Shiina Ringo, Karuki Zaamen Kuri no Hana

I’m convinced if this album had been released in the US, indie rock fans would have abandoned their Flaming Lips albums.

Molotov, Dance Dense and Denso

US promoters tried and failed to conflate Latin American rap-rock bands as epitomizing Latin alternative rock. Molotov stood head and shoulders above the rest, and they shared more with Café Tacvba and Aterciopelados than with Puya or Control Machete.

Hatakeyama Miyuki, Diving into your mind

The year I started working for Waterloo Records was the year Norah Jones made a splash with her debut album. I wasn’t convinced, mostly because I had spent weeks listening to Hatakeyama Miyuki instead.

AJICO, Fukamidori

UA and Asai Kenichi came together for only one album, but boy is it a keeper. UA had found success on the Oricon charts before this collaboration, but afterward, she embraced a more challenging sound.

fra-foa, Chuu no Fuchi

Every time I put this album on, I feel the need to fuck shit up. It’s that intense.

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45 Albums for 45 Years: A Birthday Retrospective (2010s)

[Jarell Perry - Simple Things]

This month, I turn 45 years old. The music that influenced me as a teen-ager is being reissued in 30th anniversary deluxe editions. The turn of the 20th century is roughly four years away from being 20 years behind us. I’m five years away from 50.

In 2016, I wrote about the various twists and turns my listening habits took over the course of four decades. Now, I’m pinpointing specific albums that mark each decade for me, starting with the current one.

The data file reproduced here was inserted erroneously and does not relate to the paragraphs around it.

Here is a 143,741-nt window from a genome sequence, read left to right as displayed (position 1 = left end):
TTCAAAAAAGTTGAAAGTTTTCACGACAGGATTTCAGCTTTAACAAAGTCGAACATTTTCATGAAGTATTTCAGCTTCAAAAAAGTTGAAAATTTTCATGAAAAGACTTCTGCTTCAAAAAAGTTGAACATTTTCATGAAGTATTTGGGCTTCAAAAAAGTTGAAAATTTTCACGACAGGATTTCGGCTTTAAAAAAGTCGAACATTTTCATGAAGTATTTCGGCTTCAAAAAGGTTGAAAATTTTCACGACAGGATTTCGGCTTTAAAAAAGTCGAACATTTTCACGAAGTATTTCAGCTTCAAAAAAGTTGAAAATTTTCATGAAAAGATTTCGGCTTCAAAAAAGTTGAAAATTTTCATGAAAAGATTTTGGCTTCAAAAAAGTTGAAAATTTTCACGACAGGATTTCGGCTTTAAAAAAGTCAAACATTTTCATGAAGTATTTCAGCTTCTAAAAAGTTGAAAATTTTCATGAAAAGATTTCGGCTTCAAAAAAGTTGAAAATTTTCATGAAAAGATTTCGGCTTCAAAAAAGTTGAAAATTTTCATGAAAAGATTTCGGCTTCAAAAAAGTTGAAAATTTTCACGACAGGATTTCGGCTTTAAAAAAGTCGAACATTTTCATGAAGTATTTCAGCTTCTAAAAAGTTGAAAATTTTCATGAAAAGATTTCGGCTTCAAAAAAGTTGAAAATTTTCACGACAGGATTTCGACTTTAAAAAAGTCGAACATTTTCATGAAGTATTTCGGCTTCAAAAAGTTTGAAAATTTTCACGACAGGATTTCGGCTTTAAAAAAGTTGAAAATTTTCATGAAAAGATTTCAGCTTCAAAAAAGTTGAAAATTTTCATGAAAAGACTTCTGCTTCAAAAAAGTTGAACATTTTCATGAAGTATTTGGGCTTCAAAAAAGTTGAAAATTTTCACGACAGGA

The pop culture identity of a decade doesn’t really establish itself till two years into it, and my age puts me at such a distance from that zeitgeist that I have no clue what this decade means. Or perhaps the culture has moved on from rallying around music, streaming services allowing us to explore everything conforming to our highly-optimized filter bubbles.

I wonder if this list will even grow much beyond this year.

Sturgill Simpson, A Sailor’s Guide to Earth

I see A Sailor’s Guide to Earth as something of a cap to the Obama era of progress. Even after signing to a major label, the fiercely independent Simpson crafted a thoroughly-composed work. It can’t be sliced up into singles, or the architecture of the album would crumble. Would this kind album flourished under the current leadership in Washington, D.C.? I doubt it.

Sleater-Kinney, No Cities to Love

So far, 2015 has been the creative pinnacle of this decade. Sleater-Kinney ushered it in with an album that barely acknowledged the decade-long gap from its predecessor, and Jason Isbell, Kendrick Lamar and Lin-Manuel Miranda followed in their wake. Madonna, Janet Jackson and Enya even showed up with some of their best work in years.

John Luther Adams, Become Ocean

I haven’t mentioned that I’ve been taking music theory courses at the University of Washington, where I work. Seattle Symphony reconnected me with classical music, and the orchestra’s advocacy of new music inspired me to fill in the gaps of my undergraduate classical training.

Jarell Perry, Simple Things

I didn’t know PBR&B was a thing till I tried to figure out just what Jarell Perry, Solange, Shaprece and the Weeknd were doing with R&B. Hip-hop has its underground tract, and evidently, so does R&B. Of course, PBR&B is a terrible term.

Jason Isbell, Southeastern

You’re not supposed to judge media by their cover art, but it’s hard not to sense something pretty intense in Isbell’s gaze on the cover of Southeastern. I don’t know if I would have listened to this album otherwise.

Kuriyama Chiaki, CIRCUS

Kuriyama Chiaki could have gotten someone like Perfume producer Nakata Yasutaka to fashion a hit-making album, but she tossed her hat into a ring that included Shiina Ringo and Asai Kenichi. I discovered she played Gogo Yubari in Kill Bill, Vol. 1 only after I listened to the album.